Friday, February 25, 2011


Spread from Winter Lullaby- 10.5" x 21" , acrylic

This week's Illustration Friday topic is "Swarm". I admit, I rarely have time to create something new specifically for Illustration Friday, but I enjoy participating in the forum. If you are not familiar with the site, you should check it out. It's an excuse to be creative and share with other artists and fans. There is a different theme posted every Friday and hundreds of artists contribute to it each week.

Detail from Winter Lullaby

This piece is the second spread from my picture book Winter Lullaby. Written in question and answer form on alternating spreads, the text simply and poetically explains where animals go in the winter. The opener poses the question "When the breeze blows the petals off the flowers, where do the bees go?" Turning the page, this  particular painting illustrates the answer, "inside their hives 'till spring arrives". It's a quiet bedtime story  for young children that happily is still in print. You can find it here.

Thursday, February 24, 2011

Creating Visual Balance

Back cover for Jack Black and the Ship of Thieves- 8" x 8" , acrylic

Finding balance in your composition can be a tricky process. One rule of thumb that is helpful to keep in mind is the fulcrum and lever principle. Once again I pull a page from  Creative Illustration by Andrew Loomis to illustrate the concept. The value of creating appropriate distance between compositional elements is evidenced in his sketches. A basic rule is to have the larger heavier object nearer the center of the composition and the smaller object further away from the "balance point".  If the two objects are of similar size and shape then overlapping the two forms can add interest to the composition.

From Creative Illustration by Andrew Loomis

In the back cover spot illustration at the top, I  used the smaller scale of the plane to balance the larger forms of the ship's smokestacks. I broke the "keep the larger elements toward the center" rule in order to add drama and keep the plane the center of focus. The simplicity of the smoke and sky shapes against the complexity of the plane also provides a nice visual counterpoint. Obviously no rules are set in stone, but if something looks wrong or out of balance to me, I look at changing the scale, spacing or location a bit until things look right.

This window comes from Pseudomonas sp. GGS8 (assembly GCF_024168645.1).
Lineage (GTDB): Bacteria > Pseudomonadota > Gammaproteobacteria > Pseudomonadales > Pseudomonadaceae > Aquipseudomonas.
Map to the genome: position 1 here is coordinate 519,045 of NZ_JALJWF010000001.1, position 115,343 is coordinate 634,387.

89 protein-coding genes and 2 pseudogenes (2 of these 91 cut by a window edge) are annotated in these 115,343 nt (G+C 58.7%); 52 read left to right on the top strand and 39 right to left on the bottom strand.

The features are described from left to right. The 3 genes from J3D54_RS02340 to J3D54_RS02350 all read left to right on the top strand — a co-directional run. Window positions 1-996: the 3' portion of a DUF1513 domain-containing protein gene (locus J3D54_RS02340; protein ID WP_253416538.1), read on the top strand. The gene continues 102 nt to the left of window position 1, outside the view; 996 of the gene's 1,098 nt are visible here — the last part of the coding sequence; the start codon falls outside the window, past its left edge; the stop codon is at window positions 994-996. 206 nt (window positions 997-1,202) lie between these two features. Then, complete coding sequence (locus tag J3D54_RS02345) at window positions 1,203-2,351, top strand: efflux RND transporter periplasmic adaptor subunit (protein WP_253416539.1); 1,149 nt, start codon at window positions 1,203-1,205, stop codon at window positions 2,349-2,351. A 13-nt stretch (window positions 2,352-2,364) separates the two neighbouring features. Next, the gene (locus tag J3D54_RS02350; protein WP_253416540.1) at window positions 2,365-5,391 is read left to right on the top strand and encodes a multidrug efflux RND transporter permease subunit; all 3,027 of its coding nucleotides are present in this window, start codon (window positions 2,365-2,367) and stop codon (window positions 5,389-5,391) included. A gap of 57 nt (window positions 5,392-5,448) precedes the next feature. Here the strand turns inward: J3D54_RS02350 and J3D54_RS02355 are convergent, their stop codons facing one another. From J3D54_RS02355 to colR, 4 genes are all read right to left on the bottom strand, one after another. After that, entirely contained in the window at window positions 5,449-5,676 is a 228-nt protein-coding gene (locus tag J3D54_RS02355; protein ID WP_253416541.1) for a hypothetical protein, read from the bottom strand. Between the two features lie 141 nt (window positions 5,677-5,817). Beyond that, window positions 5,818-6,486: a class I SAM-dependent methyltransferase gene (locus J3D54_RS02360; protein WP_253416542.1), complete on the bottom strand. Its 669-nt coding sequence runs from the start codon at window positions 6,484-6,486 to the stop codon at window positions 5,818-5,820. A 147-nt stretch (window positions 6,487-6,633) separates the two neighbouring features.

Tuesday, February 22, 2011

To the Desert Again

West of Cedar Fort - 10" x 8" , Oil 

Yesterday afternoon I took off to paint in the desert again. Richard Hull, David Meikle and I ventured out into the sagebrush west of Cedar Fort, Utah about an hour from my house to paint for a bit. It was a bit frigid at around 33 degrees but stretches of sunshine and breaks from the biting wind made things bearable.

The View west of Cedar Fort, Utah

There is really nothing that can substitute for what you learn painting out of doors. I didn't really understand this until I started doing it, but I think it has to do with being forced to observe from life and then respond to that immediately in paint. You have to make decisions regarding composition and color in the moment. You are compelled to either change a painting based on fleeting shadow patterns or stick with your original impression.

The picture in progress

I changed up the lighting patterns in my picture about halfway through because I liked the simpler shapes on the mountains to the right of my composition when they fell into shadow. This would not have happened if I had simply been working from a photo and I like the painting better as a result. This painting was done in a bit under 2 hours. I'll work on it a little more in studio to finish it up. Can't wait for the next chance I get to go paint outside.

Friday, February 18, 2011

Layer Cake

The "Worst" Cake Ever - digital

This piece is for a magazine story in which the dad teaches the importance of following instructions and how some rules in life (as well as art making) never become obsolete, such as like look both ways before crossing the street. The object lesson was to make a cake without a recipe. Everything went OK until the dad decides to add Worcestershire sauce at the end. I am sure that additional ingredient would add a layer of flavor nobody would enjoy. Of course all ends well when out came the cake that had been previously baked. This lesson reminds me of how important it is to learn and use the basic rules of good picture making as we create our art. Just like a trained chef, if we know the rules, we can mix and match and come up with art making recipes that are new and tasty. This one continues my explorations into Photoshop as a painting medium.

Thursday, February 17, 2011

C.F Payne Visit

Yesterday I had the privilege of watching yet another demo and presentation by the incomparable C.F. Payne. For those not familiar with his work. Chris Payne has been a fixture in the illustration world for decades. He has won multiple awards from every notable illustration and design institution you can think of. He is perhaps best known for his 4 1/2 year run creating the back cover art for Reader's Digest called Our America.